By Matthew Rusling
WASHINGTON, May 12 (Xinhua) -- The Tea Party, a conservative political force to be reckoned with in U.S. politics in 2010, is not expected to have as much impact on this year's mid-term Congressional elections due to its declining influence, experts said.
The movement, a right-leaning wing of the Republican Party (GOP) comprising conservatives, libertarians and populists, gained steam in the Congressional elections four years ago when it grabbed headlines nationwide after followers staged large anti-debt and anti-tax protests.
"The Tea Party has waned in influence but still is well represented in Congress. Its policy influence will last longer than its electoral power. This year, it has lost many of the GOP primaries to establishment candidates," said Darrell West, vice president and director of governance studies at the Brookings Institution.
Indeed, it is looking less and less likely that a Tea Party candidate will end any sitting Republican's career in the same fashion that happened to Republicans Mike Castle and Robert Bennett, who were ousted by Tea Party-backed candidates in the 2010 mid-term Congressional elections, said Christopher Galdieri, assistant professor at the Saint Anselm College.
"But I wouldn't say the Tea Party has lost its influence," Galdieri told Xinhua, adding that while key Republicans like Mitch McConnell and Lindsay Graham are likely to survive primary challenges from their right in 2014, they are able to do so because they have adopted the sorts of policy positions that the Tea Party has espoused.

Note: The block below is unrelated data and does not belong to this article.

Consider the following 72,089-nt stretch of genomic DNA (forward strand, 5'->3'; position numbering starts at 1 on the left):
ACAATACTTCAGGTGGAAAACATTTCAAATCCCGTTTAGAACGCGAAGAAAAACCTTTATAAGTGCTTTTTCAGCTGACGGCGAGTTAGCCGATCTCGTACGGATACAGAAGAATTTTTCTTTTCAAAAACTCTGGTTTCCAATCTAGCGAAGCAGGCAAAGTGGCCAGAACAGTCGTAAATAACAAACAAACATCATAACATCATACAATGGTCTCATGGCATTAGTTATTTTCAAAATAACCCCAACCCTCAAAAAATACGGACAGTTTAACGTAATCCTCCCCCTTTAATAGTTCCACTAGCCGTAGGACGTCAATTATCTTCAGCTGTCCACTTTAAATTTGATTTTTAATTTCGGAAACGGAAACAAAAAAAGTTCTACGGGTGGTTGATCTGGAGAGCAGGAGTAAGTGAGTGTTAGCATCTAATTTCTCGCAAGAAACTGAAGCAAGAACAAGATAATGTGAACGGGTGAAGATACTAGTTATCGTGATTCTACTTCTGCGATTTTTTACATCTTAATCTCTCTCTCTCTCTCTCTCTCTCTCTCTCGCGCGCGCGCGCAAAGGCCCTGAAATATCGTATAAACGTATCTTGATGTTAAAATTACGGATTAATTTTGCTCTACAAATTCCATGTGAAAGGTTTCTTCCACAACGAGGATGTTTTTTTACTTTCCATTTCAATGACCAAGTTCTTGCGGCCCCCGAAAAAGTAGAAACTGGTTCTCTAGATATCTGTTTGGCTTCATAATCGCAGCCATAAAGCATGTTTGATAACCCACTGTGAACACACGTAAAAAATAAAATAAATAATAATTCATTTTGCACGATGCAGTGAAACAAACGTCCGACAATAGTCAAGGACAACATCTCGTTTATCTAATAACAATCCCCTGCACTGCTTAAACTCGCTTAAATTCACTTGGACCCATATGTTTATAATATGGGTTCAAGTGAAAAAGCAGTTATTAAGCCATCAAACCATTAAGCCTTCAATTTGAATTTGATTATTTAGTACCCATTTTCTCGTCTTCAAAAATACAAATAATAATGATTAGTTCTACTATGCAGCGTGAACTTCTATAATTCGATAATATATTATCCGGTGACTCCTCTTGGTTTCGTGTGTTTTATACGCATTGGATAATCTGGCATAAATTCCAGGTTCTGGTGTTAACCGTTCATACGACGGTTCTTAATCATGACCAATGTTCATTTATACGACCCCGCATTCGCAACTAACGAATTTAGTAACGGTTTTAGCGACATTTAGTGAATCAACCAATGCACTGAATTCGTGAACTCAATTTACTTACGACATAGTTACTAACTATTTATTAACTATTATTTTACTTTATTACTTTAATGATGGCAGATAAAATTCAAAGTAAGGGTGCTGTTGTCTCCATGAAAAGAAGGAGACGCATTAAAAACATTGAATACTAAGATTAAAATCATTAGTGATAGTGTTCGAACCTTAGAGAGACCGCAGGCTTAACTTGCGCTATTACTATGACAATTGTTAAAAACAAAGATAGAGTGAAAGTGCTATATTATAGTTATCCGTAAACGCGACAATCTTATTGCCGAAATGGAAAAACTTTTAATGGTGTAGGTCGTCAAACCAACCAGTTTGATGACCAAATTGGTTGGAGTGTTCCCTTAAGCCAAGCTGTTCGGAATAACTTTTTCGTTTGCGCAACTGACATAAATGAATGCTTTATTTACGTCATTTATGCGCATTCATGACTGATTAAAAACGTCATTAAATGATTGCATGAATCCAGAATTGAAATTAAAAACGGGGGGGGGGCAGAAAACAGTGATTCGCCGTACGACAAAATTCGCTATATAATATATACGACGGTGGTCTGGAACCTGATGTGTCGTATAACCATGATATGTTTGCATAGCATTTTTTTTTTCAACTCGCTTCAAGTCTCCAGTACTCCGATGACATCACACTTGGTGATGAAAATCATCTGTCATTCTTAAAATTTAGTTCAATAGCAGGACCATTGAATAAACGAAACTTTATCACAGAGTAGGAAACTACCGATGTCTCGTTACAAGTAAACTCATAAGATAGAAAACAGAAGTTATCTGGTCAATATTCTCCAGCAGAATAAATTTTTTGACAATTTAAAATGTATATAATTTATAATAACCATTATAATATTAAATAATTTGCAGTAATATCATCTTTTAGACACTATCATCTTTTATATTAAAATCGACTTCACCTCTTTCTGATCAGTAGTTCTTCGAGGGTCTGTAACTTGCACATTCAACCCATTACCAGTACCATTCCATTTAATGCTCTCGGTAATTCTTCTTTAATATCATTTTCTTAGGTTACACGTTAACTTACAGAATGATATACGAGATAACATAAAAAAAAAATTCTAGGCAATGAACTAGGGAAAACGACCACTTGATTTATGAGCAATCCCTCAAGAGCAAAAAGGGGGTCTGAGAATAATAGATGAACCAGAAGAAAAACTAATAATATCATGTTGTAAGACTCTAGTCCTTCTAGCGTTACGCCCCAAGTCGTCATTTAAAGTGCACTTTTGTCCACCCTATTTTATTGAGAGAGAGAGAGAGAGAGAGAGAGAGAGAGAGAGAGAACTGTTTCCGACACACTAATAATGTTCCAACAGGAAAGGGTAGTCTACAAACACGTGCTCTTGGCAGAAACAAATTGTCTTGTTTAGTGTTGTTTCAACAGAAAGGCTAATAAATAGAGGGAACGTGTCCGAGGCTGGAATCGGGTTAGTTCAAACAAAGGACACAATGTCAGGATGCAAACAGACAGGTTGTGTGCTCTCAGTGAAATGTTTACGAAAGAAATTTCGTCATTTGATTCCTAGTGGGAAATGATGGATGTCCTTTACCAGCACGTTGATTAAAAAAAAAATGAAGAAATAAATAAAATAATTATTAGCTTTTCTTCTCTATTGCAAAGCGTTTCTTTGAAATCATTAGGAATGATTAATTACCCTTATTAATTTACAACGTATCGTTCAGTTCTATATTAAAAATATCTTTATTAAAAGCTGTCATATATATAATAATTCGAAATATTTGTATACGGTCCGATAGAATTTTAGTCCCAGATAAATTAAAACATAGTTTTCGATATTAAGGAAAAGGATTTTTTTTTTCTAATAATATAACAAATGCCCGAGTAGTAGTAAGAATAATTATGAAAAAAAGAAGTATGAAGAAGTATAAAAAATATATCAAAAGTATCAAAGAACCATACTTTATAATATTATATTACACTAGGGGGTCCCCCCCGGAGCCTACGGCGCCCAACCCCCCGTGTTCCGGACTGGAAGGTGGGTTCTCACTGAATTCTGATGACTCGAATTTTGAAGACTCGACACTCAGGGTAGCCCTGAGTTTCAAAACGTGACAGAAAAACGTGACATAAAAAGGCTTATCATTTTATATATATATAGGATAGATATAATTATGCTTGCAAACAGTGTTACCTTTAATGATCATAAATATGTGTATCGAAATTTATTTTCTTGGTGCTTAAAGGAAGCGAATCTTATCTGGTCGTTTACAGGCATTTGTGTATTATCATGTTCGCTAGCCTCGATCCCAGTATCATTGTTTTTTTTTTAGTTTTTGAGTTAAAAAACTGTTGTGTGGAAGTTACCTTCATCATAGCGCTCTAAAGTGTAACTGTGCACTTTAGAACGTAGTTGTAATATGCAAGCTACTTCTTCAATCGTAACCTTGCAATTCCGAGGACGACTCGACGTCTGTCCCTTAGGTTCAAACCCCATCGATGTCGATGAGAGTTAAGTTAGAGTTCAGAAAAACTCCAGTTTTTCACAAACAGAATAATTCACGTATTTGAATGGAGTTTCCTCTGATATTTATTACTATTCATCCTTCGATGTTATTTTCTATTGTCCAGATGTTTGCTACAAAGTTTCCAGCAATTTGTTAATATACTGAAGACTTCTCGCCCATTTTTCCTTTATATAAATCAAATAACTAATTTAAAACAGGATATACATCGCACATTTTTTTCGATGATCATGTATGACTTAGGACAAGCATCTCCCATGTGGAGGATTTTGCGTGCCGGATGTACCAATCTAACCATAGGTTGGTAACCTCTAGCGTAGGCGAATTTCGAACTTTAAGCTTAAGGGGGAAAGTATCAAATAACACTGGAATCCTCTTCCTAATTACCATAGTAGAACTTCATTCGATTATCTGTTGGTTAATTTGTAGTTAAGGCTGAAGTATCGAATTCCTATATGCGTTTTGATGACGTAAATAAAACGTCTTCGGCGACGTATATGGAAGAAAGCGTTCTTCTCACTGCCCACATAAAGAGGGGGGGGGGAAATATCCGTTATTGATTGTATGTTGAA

"The Tea Party may not elect or nominate many candidates this year, relative to 2010 and 2012, but virtually every Republican officeholder has moved rightward to survive or head off potential or actual primary challenges. That is not an inconsiderable amount of influence," he said.
Meanwhile, the GOP support for the Tea Party is down to 41 percent, dramatically lower than a few years ago when 61 percent of Republicans backed the party, a Gallup poll released Thursday found.
About four in 10 Republicans and Republican-leaning independents classify themselves as supporters of the Tea Party, while 11 percent are opponents and 48 percent are neither, the poll found.
Opposition to the Tea Party in the general population has returned to its all-time high -- suggesting that the party will have less potential to affect elections this year than was the case in the last midterm Congressional elections in 2010, Gallup found.
Tea Party's support, more than anything else, appears to substantially correlate with the more straightforward characteristics of being a core, conservative Republican. Thus, these trends may suggest that the GOP is on a more moderate track in general, Gallup found.
Clearly Mitt Romney's presidential nomination in 2012 was evidence of waning Tea Party's support, and currently the party cannot even claim majority support of the GOP base, further hindering its influence to remake the party in its own image, Gallup found.
Still, Tea Party supporters will continue to be a presence in the U.S. politics because of their apparent motivation and interest in election outcomes, factors that, more than likely, will translate into support for candidates and higher Election Day turnout, Gallup said.